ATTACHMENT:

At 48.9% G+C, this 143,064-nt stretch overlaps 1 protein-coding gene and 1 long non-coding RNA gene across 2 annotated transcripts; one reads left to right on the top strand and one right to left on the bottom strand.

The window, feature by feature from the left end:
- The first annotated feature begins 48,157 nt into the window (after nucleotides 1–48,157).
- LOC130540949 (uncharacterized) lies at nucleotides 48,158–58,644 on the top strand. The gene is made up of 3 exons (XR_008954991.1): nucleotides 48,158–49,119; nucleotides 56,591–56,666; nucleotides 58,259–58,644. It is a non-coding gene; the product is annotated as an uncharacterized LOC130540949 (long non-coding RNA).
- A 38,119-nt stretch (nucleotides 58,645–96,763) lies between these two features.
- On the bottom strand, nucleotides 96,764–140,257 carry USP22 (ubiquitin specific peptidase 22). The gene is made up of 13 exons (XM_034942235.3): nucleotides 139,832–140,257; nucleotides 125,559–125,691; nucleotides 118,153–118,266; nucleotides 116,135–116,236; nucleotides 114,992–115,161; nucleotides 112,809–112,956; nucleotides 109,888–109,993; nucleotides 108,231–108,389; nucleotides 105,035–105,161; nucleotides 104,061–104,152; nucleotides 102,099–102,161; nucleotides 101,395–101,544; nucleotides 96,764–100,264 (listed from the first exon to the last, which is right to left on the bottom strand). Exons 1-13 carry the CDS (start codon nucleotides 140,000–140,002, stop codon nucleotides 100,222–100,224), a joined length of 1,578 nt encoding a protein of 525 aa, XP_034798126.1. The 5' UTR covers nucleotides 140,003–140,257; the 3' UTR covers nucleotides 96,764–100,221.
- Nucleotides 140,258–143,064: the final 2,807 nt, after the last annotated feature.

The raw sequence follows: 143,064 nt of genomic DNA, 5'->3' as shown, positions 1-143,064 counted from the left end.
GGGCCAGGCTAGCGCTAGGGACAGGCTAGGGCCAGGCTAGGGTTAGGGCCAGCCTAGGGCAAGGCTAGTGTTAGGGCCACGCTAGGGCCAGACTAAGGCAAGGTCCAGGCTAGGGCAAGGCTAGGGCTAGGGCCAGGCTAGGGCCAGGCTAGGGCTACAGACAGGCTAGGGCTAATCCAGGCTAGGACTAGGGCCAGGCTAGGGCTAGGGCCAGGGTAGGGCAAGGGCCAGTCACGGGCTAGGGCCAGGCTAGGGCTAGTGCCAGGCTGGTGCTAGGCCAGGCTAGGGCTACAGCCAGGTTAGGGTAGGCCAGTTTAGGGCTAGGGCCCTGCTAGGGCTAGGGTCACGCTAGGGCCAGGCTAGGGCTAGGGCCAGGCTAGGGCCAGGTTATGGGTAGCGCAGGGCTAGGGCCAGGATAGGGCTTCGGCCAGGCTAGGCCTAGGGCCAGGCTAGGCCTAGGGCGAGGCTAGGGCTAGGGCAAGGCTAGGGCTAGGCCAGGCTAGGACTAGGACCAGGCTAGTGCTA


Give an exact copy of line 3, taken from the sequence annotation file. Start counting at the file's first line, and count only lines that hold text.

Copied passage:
- The first annotated feature begins 48,157 nt into the window (after nucleotides 1–48,157).